Civil Society

October 19, 2014


What We Must Do before the Tokyo Olympics

Keywords: Disaster Reconstruction 

Copyright Junko Owada All Rights Reserved.

Through the Yui-Yui Project, an initiative to support victims of the 2011 Great East Japan Earthquake, JKSK Empowering Women Empowering Society, a certified non-profit organization, submits weekly reports on the reconstruction of the quake-hit areas in the Tokyo Shimbun, a regional newspaper covering eastern Japan. Titled Tohoku Fukko Nikki (Tohoku Reconstruction Diary), the article series started in August 2012. The Yui-Yui Project was launched by JKSK, a certified non-profit organization. With consent from JKSK and the Tokyo Shimbun, Japan for Sustainability (JFS) will publish the articles on a monthly basis and introduce stories and updates on the recovery in Tohoku.

This article is written by Mitsu Kimata, Director-CEO, JKSK, published on October 4, 2013 on Tokyo Shimbun.

Following the March 11 earthquake in 2011, ten women in the Tokyo metropolitan area gathered with the thought that all people have to make the most of their abilities to overcome the hardships of the disaster, and took action by forming the Yui-Yui project. A connotation of the kanji character for yui is 'connecting people,' and the group has regularly held sit-in-a-circle-style meetings in the affected areas to exchange opinions and discuss action plans, then commercialized ideas that came up in discussions, and thought every day about what could be done for the rebuilding of Tohoku.

On September 28, 2013, I had a chance to visit the town of Hirono in Fukushima Prefecture on a JKSK volunteer bus tour. JKSK had begun operating volunteer bus services in May. After working up a sweat by weeding and harvesting on an organic cotton farm, on which people have placed high hopes to start a new industry in Fukushima in the future, we visited two towns: Naraha and Tomioka. The Fukushima Daini Nuclear Power Plant of Tokyo Electric Power Co. is located in these towns, while the Fukushima Daiichi Nuclear Power Plant is just seven kilometers away. The scene stretching out in front of me was completely different from that in the rest of the nation, where many people were excited about the hosting of the 2020 Summer Olympics. I was speechless.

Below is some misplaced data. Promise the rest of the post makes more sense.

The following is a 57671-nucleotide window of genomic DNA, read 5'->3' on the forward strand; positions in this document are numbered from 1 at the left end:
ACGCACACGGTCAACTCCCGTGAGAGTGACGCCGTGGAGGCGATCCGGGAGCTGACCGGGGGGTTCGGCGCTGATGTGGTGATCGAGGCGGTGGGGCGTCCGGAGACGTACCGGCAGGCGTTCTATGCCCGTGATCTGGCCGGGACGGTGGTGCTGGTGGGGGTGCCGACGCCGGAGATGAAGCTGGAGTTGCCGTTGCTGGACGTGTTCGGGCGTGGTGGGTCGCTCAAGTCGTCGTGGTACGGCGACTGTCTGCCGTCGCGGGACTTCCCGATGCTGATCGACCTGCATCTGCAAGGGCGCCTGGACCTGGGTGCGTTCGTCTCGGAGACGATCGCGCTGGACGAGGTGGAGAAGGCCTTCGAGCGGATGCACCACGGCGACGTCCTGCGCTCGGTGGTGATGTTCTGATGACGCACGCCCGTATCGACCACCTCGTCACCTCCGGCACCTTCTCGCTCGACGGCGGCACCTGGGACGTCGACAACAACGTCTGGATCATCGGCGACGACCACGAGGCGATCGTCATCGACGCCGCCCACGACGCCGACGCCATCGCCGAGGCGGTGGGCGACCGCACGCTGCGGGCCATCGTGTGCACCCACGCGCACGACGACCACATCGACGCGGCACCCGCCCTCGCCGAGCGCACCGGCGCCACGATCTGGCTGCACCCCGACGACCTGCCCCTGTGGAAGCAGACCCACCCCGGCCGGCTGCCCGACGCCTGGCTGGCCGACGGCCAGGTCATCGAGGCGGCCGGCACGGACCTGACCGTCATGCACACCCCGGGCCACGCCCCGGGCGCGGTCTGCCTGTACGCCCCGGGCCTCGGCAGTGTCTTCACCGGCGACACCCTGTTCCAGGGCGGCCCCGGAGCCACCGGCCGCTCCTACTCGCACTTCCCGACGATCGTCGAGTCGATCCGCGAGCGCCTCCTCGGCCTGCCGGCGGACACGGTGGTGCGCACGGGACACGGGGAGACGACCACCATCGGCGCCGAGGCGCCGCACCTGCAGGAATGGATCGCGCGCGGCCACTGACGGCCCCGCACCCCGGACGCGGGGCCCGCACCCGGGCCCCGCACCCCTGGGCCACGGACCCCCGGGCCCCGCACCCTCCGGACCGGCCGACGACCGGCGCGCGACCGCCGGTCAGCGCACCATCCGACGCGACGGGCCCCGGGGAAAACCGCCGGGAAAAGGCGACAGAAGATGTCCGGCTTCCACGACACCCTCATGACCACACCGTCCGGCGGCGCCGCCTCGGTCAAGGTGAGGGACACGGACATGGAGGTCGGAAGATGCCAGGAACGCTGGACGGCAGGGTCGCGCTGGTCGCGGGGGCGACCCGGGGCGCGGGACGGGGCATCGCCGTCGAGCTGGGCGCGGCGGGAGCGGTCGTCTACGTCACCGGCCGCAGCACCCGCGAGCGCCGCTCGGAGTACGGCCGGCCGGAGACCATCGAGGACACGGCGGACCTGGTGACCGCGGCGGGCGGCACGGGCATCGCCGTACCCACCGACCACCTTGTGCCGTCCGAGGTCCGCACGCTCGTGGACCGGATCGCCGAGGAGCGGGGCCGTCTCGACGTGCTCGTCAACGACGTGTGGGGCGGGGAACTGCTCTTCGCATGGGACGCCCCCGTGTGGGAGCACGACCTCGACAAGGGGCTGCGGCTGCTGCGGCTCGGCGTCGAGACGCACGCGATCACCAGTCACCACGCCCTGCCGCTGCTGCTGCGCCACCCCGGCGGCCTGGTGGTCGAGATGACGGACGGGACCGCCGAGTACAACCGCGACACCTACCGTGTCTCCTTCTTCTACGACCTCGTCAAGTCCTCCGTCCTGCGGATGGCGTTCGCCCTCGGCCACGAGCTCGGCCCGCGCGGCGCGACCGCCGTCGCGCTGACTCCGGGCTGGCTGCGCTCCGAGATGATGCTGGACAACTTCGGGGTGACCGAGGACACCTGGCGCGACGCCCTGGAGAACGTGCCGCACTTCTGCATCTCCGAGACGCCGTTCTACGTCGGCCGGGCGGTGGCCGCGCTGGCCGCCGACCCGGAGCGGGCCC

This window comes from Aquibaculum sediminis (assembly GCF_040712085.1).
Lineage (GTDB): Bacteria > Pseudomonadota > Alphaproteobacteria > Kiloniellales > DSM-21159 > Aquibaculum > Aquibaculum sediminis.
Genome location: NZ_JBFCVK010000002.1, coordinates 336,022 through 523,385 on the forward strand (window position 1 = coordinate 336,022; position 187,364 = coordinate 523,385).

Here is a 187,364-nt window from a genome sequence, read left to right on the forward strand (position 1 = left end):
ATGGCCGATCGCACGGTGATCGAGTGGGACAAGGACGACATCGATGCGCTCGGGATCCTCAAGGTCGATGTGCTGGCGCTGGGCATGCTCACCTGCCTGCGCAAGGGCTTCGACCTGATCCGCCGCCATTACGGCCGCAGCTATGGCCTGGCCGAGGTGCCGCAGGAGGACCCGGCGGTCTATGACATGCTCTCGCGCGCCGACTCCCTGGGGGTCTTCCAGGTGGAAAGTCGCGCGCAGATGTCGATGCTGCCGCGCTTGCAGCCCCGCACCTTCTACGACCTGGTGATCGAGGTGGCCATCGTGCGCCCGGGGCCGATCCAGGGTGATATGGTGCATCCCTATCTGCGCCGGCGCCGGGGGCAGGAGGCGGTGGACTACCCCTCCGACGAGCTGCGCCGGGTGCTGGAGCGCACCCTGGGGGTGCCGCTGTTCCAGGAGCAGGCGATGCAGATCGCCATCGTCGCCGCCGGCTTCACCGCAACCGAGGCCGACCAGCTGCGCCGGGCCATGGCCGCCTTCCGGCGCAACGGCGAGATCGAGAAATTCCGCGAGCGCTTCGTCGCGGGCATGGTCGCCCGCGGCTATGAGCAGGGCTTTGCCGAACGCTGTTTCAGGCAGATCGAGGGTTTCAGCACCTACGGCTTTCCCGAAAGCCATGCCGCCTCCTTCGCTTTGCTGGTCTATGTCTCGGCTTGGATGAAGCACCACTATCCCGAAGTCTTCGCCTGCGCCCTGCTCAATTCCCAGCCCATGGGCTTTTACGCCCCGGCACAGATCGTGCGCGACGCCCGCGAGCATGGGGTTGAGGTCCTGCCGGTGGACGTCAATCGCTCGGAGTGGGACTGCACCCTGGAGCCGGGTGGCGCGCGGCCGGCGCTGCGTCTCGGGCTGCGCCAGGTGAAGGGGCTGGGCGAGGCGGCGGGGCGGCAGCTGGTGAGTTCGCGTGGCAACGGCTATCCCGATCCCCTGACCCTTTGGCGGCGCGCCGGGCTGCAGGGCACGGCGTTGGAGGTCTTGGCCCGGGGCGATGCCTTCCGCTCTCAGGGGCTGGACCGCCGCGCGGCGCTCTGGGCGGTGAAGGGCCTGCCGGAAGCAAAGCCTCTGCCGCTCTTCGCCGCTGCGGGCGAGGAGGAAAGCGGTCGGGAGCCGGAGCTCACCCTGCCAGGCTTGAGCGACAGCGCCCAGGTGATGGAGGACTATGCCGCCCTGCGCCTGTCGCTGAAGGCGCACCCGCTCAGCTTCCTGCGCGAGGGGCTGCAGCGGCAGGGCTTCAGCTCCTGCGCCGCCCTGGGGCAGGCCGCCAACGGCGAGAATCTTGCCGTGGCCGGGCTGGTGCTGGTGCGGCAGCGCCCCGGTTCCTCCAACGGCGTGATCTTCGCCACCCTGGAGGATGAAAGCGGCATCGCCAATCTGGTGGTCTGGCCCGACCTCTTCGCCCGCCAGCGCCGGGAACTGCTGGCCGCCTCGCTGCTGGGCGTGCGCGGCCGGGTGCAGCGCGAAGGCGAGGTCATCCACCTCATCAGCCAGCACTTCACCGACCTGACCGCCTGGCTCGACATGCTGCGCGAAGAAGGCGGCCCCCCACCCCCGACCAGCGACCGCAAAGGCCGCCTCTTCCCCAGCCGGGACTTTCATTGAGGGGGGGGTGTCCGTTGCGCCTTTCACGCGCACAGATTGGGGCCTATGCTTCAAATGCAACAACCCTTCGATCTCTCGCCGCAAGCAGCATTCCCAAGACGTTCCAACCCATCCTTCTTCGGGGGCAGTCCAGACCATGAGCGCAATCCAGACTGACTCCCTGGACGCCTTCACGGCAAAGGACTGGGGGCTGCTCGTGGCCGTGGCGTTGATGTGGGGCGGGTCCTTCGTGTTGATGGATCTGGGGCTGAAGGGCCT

Copyright Junko Owada All Rights Reserved.

There, clocks are stopped at 14:46, the time of the quake. Houses and schools had been destroyed. There was not a soul in sight. Accumulated black plastic bags packed with soil and plants from decontamination work were piled on farmland. What if I were one of the residents here? Just the thought of it was unbearable, and tearing my heart apart. There must be something that needs to be done here, now, before getting excited about the Olympics.

I sincerely hope that Prime Minister Shinzo Abe, as well as members of the Youth Division of the Liberal Democratic Party who visit the affected areas on the 11th of every month, will put themselves in Naraha and Tomioka, imagine they grew up there, and put measures in place to help rebuild these devastated areas.